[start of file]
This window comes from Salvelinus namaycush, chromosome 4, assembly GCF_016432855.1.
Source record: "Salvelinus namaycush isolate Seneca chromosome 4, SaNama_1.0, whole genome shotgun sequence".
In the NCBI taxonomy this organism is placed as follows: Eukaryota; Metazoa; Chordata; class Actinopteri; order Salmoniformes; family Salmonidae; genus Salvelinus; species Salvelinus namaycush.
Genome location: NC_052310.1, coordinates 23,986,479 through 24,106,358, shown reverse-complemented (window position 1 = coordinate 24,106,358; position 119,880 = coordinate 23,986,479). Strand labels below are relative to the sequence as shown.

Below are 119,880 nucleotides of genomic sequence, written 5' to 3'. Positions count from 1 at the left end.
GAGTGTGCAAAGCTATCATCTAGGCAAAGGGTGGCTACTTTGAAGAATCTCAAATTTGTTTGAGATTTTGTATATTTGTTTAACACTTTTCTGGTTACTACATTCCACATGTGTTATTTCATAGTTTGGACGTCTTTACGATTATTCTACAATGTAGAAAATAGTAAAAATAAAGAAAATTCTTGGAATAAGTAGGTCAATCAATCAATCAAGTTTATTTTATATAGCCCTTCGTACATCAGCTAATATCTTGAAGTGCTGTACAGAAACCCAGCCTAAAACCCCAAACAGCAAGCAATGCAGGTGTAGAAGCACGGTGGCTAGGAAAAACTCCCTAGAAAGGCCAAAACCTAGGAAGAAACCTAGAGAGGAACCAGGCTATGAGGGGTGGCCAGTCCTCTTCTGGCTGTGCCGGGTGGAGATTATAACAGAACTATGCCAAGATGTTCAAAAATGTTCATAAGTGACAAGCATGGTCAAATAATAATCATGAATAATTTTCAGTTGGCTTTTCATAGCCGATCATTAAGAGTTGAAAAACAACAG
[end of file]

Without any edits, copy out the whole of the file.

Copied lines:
This window comes from Salvelinus namaycush, chromosome 4, assembly GCF_016432855.1.
Source record: "Salvelinus namaycush isolate Seneca chromosome 4, SaNama_1.0, whole genome shotgun sequence".
In the NCBI taxonomy this organism is placed as follows: Eukaryota; Metazoa; Chordata; class Actinopteri; order Salmoniformes; family Salmonidae; genus Salvelinus; species Salvelinus namaycush.
Genome location: NC_052310.1, coordinates 23,986,479 through 24,106,358, shown reverse-complemented (window position 1 = coordinate 24,106,358; position 119,880 = coordinate 23,986,479). Strand labels below are relative to the sequence as shown.

Below are 119,880 nucleotides of genomic sequence, written 5' to 3'. Positions count from 1 at the left end.
GAGTGTGCAAAGCTATCATCTAGGCAAAGGGTGGCTACTTTGAAGAATCTCAAATTTGTTTGAGATTTTGTATATTTGTTTAACACTTTTCTGGTTACTACATTCCACATGTGTTATTTCATAGTTTGGACGTCTTTACGATTATTCTACAATGTAGAAAATAGTAAAAATAAAGAAAATTCTTGGAATAAGTAGGTCAATCAATCAATCAAGTTTATTTTATATAGCCCTTCGTACATCAGCTAATATCTTGAAGTGCTGTACAGAAACCCAGCCTAAAACCCCAAACAGCAAGCAATGCAGGTGTAGAAGCACGGTGGCTAGGAAAAACTCCCTAGAAAGGCCAAAACCTAGGAAGAAACCTAGAGAGGAACCAGGCTATGAGGGGTGGCCAGTCCTCTTCTGGCTGTGCCGGGTGGAGATTATAACAGAACTATGCCAAGATGTTCAAAAATGTTCATAAGTGACAAGCATGGTCAAATAATAATCATGAATAATTTTCAGTTGGCTTTTCATAGCCGATCATTAAGAGTTGAAAAACAACAG